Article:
, LIBREVILLE, Gabon, Aug 29 – Gabon’s main opposition candidate Jean Ping has claimed victory in weekend presidential polls, but incumbent Ali Bongo’s camp said the call was “dangerous and illegal” before official results.
The official tally of votes will not be published until Tuesday and some voters voiced fears of a repeat of the violence seen after a disputed 2009 election.
- Bongo, has been in power since the 2009 election held after the death of his father, Omar, who ruled Gabon for 41 years.
- A career diplomat, Ping, like the current president, worked for many years in Omar Bongo's administration.
- He has also served as head of the African Union and president of the UN General Assembly.
“I have been elected. I am waiting for the outgoing president to call to congratulate me,” Ping, 73, said on Sunday in the capital Libreville, prompting jubilation from hundreds of his supporters.
Bongo’s spokesman however said the announcement was “dangerous”, while his Interior Minister Pacome Moubelet Boubeya warned it was “illegal to declare results before the relevant authorities”.
“We respect the law… so we are waiting calmly for Cenap (the national election commission) to announce the results of the election,” Bongo told supporters in his first public remarks since Saturday’s poll.
Bongo, 57, has been in power since the 2009 election held after the death of his father, Omar, who ruled Gabon for 41 years.
A career diplomat, Ping, like the current president, worked for many years in Omar Bongo’s administration. He has also served as head of the African Union and president of the UN General Assembly.
“You have foiled the congenital fraud of this regime, which we are finally going to see off,” Ping told his supporters on Sunday.
Ping met France’s ambassador shortly afterwards, his team said.
They also said that he had beaten Bongo 60-to-40 in the 60 percent of ballots that had been counted. It was impossible to immediately verify the claim.
Both frontrunners had already predicted victory and accused the other of cheating.
Shortly after polling ended on Saturday, the president’s spokesman said: “Bongo will win… we are already on our way to a second mandate.”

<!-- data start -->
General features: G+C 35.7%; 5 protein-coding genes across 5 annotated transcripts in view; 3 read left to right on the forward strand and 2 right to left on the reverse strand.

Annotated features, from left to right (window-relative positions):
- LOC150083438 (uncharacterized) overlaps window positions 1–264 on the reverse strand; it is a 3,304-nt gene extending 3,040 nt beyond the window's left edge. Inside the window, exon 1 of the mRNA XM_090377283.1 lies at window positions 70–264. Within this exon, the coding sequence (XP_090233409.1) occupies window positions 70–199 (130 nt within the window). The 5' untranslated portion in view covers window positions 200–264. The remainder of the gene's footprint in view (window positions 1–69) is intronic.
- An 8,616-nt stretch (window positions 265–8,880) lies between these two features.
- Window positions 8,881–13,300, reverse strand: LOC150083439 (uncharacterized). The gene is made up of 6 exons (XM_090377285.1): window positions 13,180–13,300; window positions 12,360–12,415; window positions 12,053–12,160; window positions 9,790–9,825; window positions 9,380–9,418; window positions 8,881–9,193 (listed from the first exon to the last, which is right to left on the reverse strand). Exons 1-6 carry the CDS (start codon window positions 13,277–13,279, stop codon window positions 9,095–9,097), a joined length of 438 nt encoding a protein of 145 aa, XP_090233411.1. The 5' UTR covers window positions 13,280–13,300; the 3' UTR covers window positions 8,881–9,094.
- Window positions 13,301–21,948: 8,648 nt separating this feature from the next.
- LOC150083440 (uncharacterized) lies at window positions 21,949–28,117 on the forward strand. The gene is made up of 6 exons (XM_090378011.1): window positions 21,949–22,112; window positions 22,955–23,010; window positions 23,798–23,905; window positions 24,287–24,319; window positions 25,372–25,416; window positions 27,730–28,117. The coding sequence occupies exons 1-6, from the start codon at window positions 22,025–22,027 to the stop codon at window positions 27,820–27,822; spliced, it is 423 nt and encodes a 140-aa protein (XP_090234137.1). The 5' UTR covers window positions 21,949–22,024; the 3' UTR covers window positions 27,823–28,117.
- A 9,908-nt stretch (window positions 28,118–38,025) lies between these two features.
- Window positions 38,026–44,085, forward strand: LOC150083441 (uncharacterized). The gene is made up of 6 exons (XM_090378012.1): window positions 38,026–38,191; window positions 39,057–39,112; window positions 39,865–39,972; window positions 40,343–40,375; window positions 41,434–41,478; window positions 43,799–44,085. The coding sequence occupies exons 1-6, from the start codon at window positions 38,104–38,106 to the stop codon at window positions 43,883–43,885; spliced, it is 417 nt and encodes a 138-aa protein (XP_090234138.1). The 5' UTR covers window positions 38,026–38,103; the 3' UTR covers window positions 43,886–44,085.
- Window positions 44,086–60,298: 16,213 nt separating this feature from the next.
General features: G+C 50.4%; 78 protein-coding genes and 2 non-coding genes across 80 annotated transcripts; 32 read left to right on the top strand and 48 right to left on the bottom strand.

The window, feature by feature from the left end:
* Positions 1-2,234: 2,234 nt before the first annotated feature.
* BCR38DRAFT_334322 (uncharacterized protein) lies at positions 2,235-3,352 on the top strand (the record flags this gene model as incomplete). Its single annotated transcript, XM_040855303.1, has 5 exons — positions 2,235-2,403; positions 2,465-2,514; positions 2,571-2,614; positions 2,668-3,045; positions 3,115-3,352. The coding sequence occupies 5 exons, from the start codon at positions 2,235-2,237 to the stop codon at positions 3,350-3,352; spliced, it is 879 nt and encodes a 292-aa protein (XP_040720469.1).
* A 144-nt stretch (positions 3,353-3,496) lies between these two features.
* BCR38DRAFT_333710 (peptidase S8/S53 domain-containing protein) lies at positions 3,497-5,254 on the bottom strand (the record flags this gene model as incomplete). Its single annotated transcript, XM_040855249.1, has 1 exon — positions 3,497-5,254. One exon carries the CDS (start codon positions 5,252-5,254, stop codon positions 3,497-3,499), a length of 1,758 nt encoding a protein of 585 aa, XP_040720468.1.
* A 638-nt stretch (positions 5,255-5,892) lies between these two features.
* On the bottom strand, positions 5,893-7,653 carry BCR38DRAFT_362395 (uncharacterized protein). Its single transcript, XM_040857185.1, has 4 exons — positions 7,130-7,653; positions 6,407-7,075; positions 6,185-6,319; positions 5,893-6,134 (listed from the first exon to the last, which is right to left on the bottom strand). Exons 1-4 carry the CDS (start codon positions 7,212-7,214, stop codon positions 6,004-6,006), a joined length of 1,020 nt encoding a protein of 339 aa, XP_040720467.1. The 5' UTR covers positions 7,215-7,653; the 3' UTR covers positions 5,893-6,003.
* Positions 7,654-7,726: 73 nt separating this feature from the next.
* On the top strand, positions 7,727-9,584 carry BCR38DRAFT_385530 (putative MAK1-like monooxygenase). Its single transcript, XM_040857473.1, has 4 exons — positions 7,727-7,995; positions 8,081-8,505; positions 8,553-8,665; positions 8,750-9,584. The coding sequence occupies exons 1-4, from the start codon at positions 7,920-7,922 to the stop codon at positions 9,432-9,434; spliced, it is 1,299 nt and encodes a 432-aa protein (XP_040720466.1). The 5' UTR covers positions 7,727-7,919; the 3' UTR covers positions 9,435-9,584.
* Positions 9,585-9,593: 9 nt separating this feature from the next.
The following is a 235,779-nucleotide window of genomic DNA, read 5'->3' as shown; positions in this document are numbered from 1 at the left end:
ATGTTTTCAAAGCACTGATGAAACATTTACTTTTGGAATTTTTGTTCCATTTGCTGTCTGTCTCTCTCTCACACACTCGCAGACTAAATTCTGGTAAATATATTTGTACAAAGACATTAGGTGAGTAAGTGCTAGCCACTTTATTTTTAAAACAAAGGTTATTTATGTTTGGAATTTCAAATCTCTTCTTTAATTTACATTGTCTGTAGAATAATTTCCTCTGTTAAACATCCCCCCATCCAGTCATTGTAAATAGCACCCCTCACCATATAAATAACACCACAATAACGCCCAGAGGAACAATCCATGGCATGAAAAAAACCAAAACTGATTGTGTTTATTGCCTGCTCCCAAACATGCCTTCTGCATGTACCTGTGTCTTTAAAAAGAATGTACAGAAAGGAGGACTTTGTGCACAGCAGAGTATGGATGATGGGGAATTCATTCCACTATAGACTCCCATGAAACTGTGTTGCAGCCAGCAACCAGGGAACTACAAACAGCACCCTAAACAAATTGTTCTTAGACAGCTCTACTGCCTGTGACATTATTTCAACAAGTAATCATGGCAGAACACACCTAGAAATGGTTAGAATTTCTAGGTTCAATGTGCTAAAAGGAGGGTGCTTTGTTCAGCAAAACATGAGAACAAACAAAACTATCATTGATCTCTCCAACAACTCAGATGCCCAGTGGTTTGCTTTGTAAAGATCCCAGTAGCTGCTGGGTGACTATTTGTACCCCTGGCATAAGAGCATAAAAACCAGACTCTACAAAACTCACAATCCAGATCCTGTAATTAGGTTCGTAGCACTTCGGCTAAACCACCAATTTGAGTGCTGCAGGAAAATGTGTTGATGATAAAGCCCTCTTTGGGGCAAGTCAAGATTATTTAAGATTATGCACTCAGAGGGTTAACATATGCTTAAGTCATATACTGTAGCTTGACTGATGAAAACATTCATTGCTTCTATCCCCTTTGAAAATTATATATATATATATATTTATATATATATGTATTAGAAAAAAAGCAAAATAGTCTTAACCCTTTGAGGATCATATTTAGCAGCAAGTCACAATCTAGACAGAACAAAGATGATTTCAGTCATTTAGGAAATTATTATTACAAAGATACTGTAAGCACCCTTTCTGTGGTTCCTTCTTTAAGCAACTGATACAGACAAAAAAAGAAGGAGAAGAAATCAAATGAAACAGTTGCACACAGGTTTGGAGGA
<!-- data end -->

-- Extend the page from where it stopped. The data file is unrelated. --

The head of the Pan-African Democracy Observatory, an NGO based in Togo, played down the significance of Ping’s declaration.
“We should not be surprised if one or the other declares victory. It’s all part of the game,” Djovi Gally told reporters.
Fearing a repeat of the violence that followed Bongo’s victory in 2009, many residents stocked up on food and stayed indoors.
The streets of Libreville were deserted with shops and stalls that are usually open on Sundays shuttered.
The embassy of former colonial power France warned its citizens not to travel within the country unless absolutely necessary and to keep themselves informed.
France’s ruling Socialist Party meanwhile issued a statement saying a change of government after decades of Bongo rule “would be a sign of good democratic health”.
In Libreville, a man who gave his name as Honore said: “We want to get the results soon.
“We’ll see how the candidates react. I hope it won’t be like last time.”
Back then, several people were killed in the clashes, buildings were looted and the French consulate in Port Gentil, which saw the worst of the violence, was torched.
Ping’s campaign coordinator, Jean Gaspard Ntoutoume Ayi, claimed that Bongo would attempt to retain power by force.
“Ali Bongo has decided to ignore the election and to stay in power,” said Ayi.
“This is the situation which we are entering: the election is over, the coup d’etat has started.”
Bongo’s camp has dismissed such claims as “totally crazy”.
Emmanuel Edzang, a voter in Libreville, said the capital had the feeling of a “powder keg”.
Until shortly before polling day, Bongo was the clear favourite, with the opposition split by several prominent politicians vying for the top job.
But earlier this month, the main challengers pulled out and said they would all back Ping.
Both candidates have promised to break with the past.
Faced with repeated charges of nepotism, Bongo has long insisted he owes his presidency to merit and years of government service.
His extravagant campaign made much of the slogan “Let’s change together”, and of roads and hospitals built during his first term.
One third of Gabon’s population lives in poverty, despite the country boasting one of Africa’s highest per capita incomes at $8,300 (7,400 euros) thanks to pumping 200,000 barrels of oil a day.